The proof is in the lead

Newspaper reporting is pretty straightforward. Newspaper writing can be tricky.

That’s because the techniques to gathering news becomes muscle-memory over time: search for ideas, research, find sources, call sources, sit down for an interview, take good notes, lather, rinse, repeat.

But when you finally plop down in your chair, open up Google Docs, and rest your hands on your keyboard, all of a sudden that momentum you built up during the news gathering process comes to a screeching halt.

How the hell do I write this?

And that uncertainty can be seen in the very first paragraph. The proof is in the lead.

When we don’t know what type of story we want to write, or how to convey our information clearly to our reader, we fall back on writing crutches – cliched leads, what we think a news lead should look like. From there, it derails the rest of the story – making it an information dump or a jumbled mess, instead of a narrative. (There are times when cliches can be useful – I’ve found that simply writing and typing can help you find a rhythm, but the key is to go back and make revisions later and eliminate the crutches that helped you reach the second page.)

Here are some of the most common cliched leads I see in newspaper stories:

“It’s that time of year again…”

“You may have noticed…” or any lead with the word “you.”

Any question lead – “Did you know that Oxford Hall is 100 years old this week?”

“On (insert date here), the (insert group name here) held its (insert event name here)…”

Any one-word lead: “Extraordinary. That was the word by attendees to describe…”

Leads that use a quote – “‘Well how about that!’ said John Smith as he read the morning’s newspaper.”

r834304_7719621When you struggle to find a way to begin your story, it kills the enthusiasm for your readers. Think back to every boring book you were forced to read in high school or college – what did they all have in common? Probably, they failed to capture your attention right away. Don’t make the same mistake with your news writing.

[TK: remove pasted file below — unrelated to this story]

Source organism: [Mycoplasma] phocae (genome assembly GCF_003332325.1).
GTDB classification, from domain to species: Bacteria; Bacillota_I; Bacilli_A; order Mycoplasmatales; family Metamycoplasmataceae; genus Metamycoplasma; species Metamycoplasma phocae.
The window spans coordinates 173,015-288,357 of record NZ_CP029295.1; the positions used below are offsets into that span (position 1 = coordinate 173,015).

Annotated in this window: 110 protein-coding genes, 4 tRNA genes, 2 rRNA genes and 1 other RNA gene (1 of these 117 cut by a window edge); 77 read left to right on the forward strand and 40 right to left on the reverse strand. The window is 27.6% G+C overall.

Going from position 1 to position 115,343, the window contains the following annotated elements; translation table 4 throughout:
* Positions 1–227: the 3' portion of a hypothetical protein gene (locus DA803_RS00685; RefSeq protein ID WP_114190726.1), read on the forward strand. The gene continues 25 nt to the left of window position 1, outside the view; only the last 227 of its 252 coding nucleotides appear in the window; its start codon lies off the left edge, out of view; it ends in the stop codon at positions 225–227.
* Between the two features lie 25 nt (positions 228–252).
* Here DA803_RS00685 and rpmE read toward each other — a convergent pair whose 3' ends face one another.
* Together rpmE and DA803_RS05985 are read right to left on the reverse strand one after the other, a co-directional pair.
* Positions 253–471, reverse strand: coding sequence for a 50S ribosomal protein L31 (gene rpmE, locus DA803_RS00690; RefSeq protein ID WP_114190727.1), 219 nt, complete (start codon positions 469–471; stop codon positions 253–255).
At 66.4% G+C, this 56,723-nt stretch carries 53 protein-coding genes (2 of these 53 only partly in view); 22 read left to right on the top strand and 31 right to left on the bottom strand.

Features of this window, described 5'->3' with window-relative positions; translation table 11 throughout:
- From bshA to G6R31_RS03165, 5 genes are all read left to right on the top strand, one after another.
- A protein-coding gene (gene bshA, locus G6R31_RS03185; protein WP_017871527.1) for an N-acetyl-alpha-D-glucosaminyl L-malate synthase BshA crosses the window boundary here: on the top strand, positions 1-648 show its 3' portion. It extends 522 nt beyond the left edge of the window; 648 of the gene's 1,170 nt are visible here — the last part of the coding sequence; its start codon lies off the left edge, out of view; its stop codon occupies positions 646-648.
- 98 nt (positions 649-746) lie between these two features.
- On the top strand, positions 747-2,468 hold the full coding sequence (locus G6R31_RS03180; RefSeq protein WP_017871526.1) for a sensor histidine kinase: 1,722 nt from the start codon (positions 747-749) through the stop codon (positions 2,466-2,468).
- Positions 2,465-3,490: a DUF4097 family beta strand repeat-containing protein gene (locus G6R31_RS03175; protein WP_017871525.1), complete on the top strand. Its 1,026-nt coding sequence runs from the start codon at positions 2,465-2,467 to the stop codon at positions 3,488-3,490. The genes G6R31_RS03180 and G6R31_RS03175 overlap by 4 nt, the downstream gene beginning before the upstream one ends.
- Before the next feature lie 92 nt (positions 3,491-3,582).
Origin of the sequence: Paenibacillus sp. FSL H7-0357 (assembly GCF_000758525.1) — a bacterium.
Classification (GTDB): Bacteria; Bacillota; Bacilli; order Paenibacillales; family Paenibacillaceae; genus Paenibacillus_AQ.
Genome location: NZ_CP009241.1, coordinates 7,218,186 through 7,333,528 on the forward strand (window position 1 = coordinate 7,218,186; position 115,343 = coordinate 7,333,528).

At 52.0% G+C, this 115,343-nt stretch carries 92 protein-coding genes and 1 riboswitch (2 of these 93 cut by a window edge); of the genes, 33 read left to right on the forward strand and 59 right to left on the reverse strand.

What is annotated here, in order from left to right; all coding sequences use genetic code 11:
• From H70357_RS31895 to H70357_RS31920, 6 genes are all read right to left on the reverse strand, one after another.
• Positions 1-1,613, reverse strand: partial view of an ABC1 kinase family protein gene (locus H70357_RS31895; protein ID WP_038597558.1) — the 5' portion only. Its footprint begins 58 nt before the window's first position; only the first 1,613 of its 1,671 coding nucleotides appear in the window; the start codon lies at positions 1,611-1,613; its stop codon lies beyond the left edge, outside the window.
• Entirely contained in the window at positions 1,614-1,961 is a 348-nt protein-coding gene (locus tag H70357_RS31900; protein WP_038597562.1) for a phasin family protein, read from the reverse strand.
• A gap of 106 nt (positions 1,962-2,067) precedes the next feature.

Students have sometimes asked what type of lead they should put on their story? Does this need a straight summary lead? An anecdote? My response is that you shouldn’t worry about trying to fit your lead into a category. Your story will tell itself.

One of the beautiful things about great news writing is that it isn’t concerned about fitting into a particular mode. The best writers aren’t running through a list of lead structures and deciding “is this a metaphor lead? Or a prediction? Or a false premise?” They find what’s interesting about a story and they tell it.

I went through a few Pulitzer Prize nominees and winners in feature writing from the last few years to get some examples of how to begin a story. First, a 2014 finalist from the Journal Sentinal, “The Course of their Lives”

The noisy, first-day-of-school chatter subsides. A hush falls over 200 students in a lecture hall at the Medical College of Wisconsin.

Already, their thoughts are drifting up a flight of stairs to the sprawling dissection lab, where in two days they will meet and become intimate with something many have scarcely encountered: Death.

Khalid Sharif-Sidi, a 24-year-old from Galesburg, Ill., who has never seen a lifeless human body beyond a few seconds at a funeral, is nervous. He wonders if it will look real or fake, if the person will have tattoos or nail polish or piercings. He wants the body he dissects to look anything but real.